A Place at the Multicultural Table: The Development of an American Hinduism

A Place at the Multicultural Table: The Development of an American Hinduism

A Place at the Multicultural Table: The Development of an American Hinduism

A Place at the Multicultural Table: The Development of an American Hinduism

Excerpt

This book is part of a larger project on ethnicity and religion among Indian immigrants and their children in the United States. Hindus are the largest religious group among Indian Americans, and the bulk of my work has focused on them, but I have also studied Christians and conducted a short study of Muslims. My interest in the relationships between ethnicity, religion, and migration developed out of my earlier research that looked at the impact of temporary migration to Middle Eastern countries on sending communities in Kerala, south India (Kurien 1993,2002). Although I had planned on studying rural-urban variations, I ended up focusing on the way in which ethnicity based on religious background organized the migration and was transformed by it, since I discovered that there were striking differences in patterns of out-migration, remittance use, and migration-induced social change between Mappila Muslims, Ezhava Hindus, and Syrian Christians (Kurien 2002).

With the exception of some groups of Indian Christians, Indian immigrants from different religious backgrounds do not show major variations in patterns of migration to the United States. But religion is an important factor differentiating patterns of ethnic formation, since religious institutions often come to define and sustain ethnic life in the immigrant context. I have found that Hindu, Muslim, Christian, and Sikh Indian Americans have very different constructions of “Indianness” and, correspondingly, different patterns of identity construction and activism.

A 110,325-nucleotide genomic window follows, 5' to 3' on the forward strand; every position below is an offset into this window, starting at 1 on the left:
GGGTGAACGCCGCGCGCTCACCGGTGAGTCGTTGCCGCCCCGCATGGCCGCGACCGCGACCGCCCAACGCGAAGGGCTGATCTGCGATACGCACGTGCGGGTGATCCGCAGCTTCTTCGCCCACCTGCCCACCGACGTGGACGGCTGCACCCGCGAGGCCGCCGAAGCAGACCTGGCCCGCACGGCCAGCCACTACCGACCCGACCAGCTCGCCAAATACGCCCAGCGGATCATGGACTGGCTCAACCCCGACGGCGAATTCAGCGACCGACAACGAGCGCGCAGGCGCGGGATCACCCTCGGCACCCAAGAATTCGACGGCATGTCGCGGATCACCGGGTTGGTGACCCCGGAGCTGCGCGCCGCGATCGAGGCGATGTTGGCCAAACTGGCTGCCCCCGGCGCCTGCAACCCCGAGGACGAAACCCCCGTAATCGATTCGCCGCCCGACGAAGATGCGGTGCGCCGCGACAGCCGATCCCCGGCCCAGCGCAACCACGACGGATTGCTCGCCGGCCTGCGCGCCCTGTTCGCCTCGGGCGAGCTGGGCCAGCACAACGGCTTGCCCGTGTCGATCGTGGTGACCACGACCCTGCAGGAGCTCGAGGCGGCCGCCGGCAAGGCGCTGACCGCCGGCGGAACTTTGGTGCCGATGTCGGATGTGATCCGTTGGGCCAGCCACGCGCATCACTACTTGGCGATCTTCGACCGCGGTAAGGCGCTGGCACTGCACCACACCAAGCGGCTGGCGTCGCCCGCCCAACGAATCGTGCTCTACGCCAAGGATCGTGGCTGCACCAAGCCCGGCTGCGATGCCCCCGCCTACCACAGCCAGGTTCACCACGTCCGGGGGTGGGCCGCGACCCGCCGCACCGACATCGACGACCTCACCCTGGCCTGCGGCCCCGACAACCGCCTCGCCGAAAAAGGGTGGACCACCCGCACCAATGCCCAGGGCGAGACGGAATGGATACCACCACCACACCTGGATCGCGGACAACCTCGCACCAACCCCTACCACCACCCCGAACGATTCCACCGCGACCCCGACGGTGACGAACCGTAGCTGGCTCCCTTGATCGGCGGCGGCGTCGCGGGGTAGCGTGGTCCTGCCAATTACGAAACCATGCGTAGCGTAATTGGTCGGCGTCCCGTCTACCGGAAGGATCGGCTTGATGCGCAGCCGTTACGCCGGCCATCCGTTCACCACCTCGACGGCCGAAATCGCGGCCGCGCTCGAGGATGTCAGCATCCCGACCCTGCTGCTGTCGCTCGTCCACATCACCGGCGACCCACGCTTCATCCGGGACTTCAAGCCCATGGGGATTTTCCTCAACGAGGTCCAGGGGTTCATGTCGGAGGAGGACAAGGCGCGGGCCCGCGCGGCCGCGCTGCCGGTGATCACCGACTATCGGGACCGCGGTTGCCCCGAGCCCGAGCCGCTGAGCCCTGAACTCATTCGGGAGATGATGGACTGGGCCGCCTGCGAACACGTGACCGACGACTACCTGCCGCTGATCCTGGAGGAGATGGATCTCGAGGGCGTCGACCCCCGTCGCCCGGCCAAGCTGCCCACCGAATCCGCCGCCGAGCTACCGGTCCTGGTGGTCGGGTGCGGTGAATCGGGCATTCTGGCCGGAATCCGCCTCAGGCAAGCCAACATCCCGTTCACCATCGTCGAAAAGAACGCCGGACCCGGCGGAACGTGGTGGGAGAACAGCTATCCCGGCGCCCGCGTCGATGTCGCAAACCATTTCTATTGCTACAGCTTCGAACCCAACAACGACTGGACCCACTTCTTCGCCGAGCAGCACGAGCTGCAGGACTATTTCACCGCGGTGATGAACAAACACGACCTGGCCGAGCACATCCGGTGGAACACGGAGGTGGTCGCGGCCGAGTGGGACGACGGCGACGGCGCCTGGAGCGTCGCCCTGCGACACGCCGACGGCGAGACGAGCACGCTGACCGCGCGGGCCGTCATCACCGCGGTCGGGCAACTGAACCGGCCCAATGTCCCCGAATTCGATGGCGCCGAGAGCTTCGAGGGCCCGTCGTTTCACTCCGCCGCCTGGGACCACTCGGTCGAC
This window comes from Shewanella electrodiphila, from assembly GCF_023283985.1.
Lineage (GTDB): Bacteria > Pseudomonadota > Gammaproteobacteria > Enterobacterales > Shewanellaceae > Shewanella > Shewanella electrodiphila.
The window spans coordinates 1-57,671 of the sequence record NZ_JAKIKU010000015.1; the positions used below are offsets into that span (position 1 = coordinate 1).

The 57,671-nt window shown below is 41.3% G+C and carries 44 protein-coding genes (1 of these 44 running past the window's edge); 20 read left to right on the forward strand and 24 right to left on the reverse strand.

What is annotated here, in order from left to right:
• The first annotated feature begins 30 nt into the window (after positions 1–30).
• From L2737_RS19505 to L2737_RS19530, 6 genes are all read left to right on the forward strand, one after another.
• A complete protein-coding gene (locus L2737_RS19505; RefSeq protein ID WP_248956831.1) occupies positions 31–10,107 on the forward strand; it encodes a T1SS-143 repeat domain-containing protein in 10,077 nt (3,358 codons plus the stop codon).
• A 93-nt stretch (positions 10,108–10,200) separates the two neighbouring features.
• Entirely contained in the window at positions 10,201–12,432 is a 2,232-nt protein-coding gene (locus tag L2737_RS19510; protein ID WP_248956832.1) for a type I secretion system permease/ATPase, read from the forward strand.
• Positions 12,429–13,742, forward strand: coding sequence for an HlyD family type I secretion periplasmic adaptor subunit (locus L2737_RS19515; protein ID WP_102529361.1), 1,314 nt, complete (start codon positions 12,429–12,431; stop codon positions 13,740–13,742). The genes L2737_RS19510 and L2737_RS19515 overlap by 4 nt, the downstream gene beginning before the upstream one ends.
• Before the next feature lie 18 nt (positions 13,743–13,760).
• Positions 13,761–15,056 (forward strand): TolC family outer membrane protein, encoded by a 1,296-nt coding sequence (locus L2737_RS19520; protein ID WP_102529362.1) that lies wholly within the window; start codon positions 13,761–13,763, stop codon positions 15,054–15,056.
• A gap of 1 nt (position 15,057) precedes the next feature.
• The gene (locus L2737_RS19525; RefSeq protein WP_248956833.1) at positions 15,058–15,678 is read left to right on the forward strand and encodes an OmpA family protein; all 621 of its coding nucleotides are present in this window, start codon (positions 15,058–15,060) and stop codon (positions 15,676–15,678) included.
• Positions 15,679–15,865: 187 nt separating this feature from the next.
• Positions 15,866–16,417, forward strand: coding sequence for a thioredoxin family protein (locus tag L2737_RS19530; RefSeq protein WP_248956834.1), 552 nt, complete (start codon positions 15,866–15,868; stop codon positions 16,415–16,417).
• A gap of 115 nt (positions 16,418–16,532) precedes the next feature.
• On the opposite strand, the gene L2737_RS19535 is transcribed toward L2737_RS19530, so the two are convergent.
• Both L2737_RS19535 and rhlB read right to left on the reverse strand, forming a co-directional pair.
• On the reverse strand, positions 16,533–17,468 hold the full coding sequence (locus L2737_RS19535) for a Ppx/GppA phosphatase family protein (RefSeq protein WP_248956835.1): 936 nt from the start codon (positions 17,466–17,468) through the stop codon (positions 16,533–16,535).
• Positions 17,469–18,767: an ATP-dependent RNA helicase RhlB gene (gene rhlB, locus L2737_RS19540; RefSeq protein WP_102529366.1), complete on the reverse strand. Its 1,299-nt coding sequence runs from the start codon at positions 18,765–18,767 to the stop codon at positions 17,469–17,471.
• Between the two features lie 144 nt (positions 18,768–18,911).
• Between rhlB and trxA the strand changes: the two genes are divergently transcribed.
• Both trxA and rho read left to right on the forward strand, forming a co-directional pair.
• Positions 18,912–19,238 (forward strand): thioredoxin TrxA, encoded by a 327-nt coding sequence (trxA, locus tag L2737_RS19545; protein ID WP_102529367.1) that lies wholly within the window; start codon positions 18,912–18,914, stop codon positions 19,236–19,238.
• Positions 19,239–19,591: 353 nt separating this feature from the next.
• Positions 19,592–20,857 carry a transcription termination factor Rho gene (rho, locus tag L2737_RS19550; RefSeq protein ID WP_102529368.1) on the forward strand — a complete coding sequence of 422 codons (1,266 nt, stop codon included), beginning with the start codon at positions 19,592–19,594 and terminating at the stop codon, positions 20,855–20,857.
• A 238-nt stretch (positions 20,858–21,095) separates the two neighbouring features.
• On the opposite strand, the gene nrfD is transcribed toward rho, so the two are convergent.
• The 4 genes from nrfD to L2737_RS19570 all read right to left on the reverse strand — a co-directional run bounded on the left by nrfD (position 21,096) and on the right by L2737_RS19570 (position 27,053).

My personal background has affected this study in a variety of ways. I spent the first twenty-three years of my life in India before coming to the United States for graduate study. Although I am an immigrant from India, I am not a Hindu, but hail from a south Indian Christian background. This is obvious from my last name and has been a source of some discomfort for many of the people I talked to during the course of this research. After the centuries of mockery and harassment that Hindus have had to endure from Christians, particularly Western Christian missionaries, and the negative stereotypes that exist in American society regarding Hinduism, many of those I interviewed were understandably wary of my intentions and the purpose of my study. To put people at ease and to “prove” that I did not come from . . .

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